In one of the pictorial incursions through the garden in these days of isolation, visiting the world of insects and little plants, I was subdued by a bee! And it tells me that, despite the serious risk of extinction, it is, yes, essential for the continuity of the life of various species on the planet: it produces life, it is responsible for more than 70% of the global food crops that humankind consumes – it is true what UN News published days ago (2020) – and argues that they are fundamental for food security and for the conservation of biodiversity! The human species has been on the planet for only 350 thousand years, while bees have been here since 100 million years ago. When I returned from the garden I was impressed with the grandness of that insect. How giant!
I elaborate my worldview through painting, so I began investigating with colours this phenomenon of my giant surroundings, my garden that became immense, such as the bee. I think that prehistoric painters had a more accurate view of the importance of the human individual on the planet, as they represented us in few lines, in figures of apparently little elaboration and importance before majestic animals on the walls of the caves.
It also seems to me that in Nordic romanticism, painter artists rescaled the presence of the individual before Nature. For example, in the painting The monk by the sea (1809) by Caspar David Friedrich (ROSENBLUM, 1993, p.16), the painter illustrates the contemplative human being, in silence and stillness, immersed in an immense, engulfing landscape, the individual powerless before nature. In times of crisis, when the chieftain is made curumim, Friedrich and other romantic painters advocated a return to nature.
I would like to conclude this excursion to my garden with the wish that contemporary society may lovingly consider the core of small lives in the environment around it and see itself not as an aggressive and deadly owner, but part of the living system, as Bachelard noted in the words of Gilbert Durand: the essence, the high quality, the substance is not the container, the dominant but what is embraced. High quality is found in what is contained.
If there is hope, I glimpse it through the leaves: that overcoming this crisis of human society may sprout from our acceptance, firstly, of human vulnerability; in second place, of the thoughtlessness and truculence of our gestures towards other beings in the environment; next, of trust in the wisdom and sense of natural life balance that even small insects express; and, lastly, of our acceptance that it is possible to feel part of this living system that is the planet, with all its biomes, and to feel embraced by this bigger continent of ours – who knows, as prodigal children? – completing the path of eternal return, that according to Mircea Eliade (1992) is the path of the individual on Earth, the return to the mother's arms, the dissolution of egocentrism before the uncontrollable forces of nature. The author also says: ‟Como Hegel observaba con noble suficiencia, nunca ocurre nada nuevo en la naturaleza” [As Hegel observed with noble assuredness, nothing new ever occurs in nature]. (ELIADE, 2001, p. 97). Because everything repeats itself in an eternal return: the days, the seasons, birth, growth and death, rise and fall of civilizations.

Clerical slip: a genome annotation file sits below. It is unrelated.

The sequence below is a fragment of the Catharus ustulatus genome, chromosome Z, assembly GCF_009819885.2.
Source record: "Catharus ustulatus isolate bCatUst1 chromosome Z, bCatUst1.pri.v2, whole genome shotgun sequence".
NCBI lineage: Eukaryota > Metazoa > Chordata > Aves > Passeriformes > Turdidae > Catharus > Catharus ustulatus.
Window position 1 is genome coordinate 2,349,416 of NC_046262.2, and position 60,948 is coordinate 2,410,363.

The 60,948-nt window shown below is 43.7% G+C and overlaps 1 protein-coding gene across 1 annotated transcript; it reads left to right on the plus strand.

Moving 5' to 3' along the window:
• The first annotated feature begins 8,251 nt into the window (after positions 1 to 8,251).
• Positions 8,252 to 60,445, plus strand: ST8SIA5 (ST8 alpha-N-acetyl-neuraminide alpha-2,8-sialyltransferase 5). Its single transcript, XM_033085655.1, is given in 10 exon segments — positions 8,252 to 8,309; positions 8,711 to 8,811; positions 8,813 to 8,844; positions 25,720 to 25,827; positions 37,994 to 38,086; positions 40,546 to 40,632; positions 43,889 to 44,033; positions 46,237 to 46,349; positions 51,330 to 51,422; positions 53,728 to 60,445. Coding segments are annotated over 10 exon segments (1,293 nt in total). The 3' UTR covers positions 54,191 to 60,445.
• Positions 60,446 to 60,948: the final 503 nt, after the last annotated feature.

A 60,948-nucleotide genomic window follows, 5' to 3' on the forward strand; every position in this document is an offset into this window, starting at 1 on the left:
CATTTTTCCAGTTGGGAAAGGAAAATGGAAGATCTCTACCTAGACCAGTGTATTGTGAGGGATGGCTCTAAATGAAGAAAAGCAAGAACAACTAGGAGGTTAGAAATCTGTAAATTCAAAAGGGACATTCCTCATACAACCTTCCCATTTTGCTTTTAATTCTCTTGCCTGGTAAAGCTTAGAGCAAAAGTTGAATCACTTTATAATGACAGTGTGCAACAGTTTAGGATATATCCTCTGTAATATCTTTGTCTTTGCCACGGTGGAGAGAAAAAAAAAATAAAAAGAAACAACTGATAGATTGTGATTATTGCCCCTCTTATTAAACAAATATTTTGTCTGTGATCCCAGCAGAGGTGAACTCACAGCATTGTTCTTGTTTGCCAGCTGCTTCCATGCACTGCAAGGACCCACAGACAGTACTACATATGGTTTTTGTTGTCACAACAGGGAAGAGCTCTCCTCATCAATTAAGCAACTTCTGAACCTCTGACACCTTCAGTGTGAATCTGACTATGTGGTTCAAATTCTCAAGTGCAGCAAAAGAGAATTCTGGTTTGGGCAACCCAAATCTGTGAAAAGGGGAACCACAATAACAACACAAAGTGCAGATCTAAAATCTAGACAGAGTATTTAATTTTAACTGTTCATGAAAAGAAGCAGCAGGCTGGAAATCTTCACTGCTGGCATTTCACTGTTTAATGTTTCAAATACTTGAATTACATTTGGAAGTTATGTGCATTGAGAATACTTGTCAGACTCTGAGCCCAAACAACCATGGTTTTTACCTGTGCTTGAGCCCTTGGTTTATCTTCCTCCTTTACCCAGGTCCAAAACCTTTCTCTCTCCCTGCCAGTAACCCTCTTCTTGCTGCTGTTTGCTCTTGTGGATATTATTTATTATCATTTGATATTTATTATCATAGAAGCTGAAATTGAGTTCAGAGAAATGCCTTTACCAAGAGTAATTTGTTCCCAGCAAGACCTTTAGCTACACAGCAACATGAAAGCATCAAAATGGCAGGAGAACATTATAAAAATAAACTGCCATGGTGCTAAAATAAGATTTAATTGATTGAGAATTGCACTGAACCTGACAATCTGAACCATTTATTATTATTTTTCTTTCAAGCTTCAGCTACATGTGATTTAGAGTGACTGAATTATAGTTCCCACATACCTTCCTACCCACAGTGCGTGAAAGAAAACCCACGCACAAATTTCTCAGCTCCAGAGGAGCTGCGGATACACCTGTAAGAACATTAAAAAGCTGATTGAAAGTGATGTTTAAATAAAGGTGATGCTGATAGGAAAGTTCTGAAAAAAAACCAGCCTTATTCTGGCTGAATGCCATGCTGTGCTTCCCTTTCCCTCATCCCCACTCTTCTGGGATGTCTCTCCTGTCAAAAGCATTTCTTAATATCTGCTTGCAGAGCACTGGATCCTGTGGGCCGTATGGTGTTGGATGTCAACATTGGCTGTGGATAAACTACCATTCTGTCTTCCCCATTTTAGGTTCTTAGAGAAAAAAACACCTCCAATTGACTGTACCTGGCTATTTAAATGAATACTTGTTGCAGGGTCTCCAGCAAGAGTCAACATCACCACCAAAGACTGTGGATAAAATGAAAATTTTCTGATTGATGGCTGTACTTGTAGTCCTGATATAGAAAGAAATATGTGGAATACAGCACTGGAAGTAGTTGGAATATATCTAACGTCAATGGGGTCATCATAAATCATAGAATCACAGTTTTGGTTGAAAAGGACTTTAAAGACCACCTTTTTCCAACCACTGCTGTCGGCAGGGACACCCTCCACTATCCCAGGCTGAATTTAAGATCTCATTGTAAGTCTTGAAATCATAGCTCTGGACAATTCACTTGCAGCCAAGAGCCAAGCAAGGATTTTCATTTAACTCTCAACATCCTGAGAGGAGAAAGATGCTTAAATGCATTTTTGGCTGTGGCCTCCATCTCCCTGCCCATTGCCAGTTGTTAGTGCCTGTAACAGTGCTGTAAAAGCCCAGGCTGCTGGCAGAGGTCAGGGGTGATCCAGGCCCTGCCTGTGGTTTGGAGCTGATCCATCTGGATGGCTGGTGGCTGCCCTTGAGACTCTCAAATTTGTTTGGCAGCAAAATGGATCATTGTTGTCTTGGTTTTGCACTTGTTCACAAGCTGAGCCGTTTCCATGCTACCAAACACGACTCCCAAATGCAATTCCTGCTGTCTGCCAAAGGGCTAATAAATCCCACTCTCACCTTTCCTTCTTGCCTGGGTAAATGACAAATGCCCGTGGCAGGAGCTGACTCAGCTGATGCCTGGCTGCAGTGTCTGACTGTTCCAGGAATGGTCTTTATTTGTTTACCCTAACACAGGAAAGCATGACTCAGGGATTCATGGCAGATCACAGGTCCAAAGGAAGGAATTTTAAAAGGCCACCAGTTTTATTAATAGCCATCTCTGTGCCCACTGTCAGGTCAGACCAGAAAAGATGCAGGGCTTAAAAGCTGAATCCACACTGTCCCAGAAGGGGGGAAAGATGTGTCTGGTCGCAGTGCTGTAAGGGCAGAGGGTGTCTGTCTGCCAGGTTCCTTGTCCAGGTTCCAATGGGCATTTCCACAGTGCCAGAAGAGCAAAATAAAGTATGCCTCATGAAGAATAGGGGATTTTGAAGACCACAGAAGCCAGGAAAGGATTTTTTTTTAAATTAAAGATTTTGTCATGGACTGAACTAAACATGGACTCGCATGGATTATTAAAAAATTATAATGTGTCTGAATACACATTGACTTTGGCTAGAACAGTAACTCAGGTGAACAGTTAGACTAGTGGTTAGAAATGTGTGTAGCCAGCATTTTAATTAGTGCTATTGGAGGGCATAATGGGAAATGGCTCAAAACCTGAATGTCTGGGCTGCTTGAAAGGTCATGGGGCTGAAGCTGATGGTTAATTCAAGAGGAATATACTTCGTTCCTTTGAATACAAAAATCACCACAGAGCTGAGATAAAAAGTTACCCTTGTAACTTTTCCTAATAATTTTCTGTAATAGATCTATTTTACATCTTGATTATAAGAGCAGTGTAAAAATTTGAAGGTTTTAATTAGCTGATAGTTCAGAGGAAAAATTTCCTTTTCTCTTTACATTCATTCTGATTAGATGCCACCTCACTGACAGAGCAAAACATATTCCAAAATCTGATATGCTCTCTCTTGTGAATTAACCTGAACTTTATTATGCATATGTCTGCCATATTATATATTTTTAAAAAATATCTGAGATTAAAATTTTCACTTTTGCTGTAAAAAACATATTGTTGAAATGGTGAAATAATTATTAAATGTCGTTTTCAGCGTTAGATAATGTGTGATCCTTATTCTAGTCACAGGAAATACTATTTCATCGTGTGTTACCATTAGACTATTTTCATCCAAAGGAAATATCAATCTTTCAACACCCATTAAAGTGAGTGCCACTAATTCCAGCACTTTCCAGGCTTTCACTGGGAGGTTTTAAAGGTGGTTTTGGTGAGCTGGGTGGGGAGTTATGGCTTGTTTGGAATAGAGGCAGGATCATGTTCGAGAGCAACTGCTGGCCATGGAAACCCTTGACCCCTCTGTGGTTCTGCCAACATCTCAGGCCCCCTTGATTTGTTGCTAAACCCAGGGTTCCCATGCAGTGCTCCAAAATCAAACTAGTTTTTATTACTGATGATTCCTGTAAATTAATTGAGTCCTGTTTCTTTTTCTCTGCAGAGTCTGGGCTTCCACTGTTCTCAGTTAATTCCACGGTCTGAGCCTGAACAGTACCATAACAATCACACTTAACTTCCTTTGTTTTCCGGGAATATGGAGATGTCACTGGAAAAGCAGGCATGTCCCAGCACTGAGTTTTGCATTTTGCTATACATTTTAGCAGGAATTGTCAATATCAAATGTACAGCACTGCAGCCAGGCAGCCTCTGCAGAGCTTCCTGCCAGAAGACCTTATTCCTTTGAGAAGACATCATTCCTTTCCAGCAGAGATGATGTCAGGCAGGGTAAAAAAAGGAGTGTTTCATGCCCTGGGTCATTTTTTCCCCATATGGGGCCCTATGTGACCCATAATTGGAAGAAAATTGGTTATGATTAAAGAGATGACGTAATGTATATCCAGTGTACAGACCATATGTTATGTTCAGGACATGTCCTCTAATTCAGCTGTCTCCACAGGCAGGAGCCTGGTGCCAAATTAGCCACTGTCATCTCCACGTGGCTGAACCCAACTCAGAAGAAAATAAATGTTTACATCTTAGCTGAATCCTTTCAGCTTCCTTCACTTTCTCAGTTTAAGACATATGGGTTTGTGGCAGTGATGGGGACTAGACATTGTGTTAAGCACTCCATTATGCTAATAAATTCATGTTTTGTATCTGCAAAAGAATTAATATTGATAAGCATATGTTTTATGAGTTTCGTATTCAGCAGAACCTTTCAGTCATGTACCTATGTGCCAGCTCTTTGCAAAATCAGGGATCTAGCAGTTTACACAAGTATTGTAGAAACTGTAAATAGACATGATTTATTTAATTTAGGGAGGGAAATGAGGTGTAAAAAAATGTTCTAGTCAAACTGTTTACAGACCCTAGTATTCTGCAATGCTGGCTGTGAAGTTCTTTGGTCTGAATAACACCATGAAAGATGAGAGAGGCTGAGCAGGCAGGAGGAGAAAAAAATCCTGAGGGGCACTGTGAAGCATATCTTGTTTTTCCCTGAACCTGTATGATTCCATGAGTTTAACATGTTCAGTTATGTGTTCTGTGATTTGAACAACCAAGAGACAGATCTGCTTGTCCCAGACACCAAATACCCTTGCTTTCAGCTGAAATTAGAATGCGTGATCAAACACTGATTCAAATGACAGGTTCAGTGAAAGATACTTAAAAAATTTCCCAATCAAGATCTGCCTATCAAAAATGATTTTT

Florianópolis, June 2020.
Translation by Dayana Hashim
DURAND, Gilbert. As estruturas antropológicas do imaginário: Introdução à arquetipologia geral. Translated by Hélder Godinho. São Paulo: Martins Fontes, 1997.
DURAND, Gilbert. The anthropological structures of the imaginary. Translated by Margaret Sankey & Judith Hatten. Brisbane: Boombana Publications, 1999.
ELIADE, Mircea. El mito del eterno retorno [The myth of the eternal return]. 1st ed. Translated by Ricardo Anaya. Buenos Aires: Emecé, 2001.
FRIEDRICH, Caspar David. Monje junto al mar [The monk by the sea] (1809). Painting. In: ROSENBLUM, Robert. La pintura moderna y la tradición del Romanticismo nórdico: De Friedrich a Rothko. [Modern Painting and the Northern Romantic Tradition: Friedrich to Rothko] Madrid: Alianza Editorial, 1993.
UN News. Brasil e Portugal são analisados em relatório da FAO sobre polinizadores [Brazil and Portugal analysed in FAO report on pollinators]. 9 June 2020. Web page. Available at https://news.un.org/pt/ story/2020/06/1716152>. Access: 15 June 2020.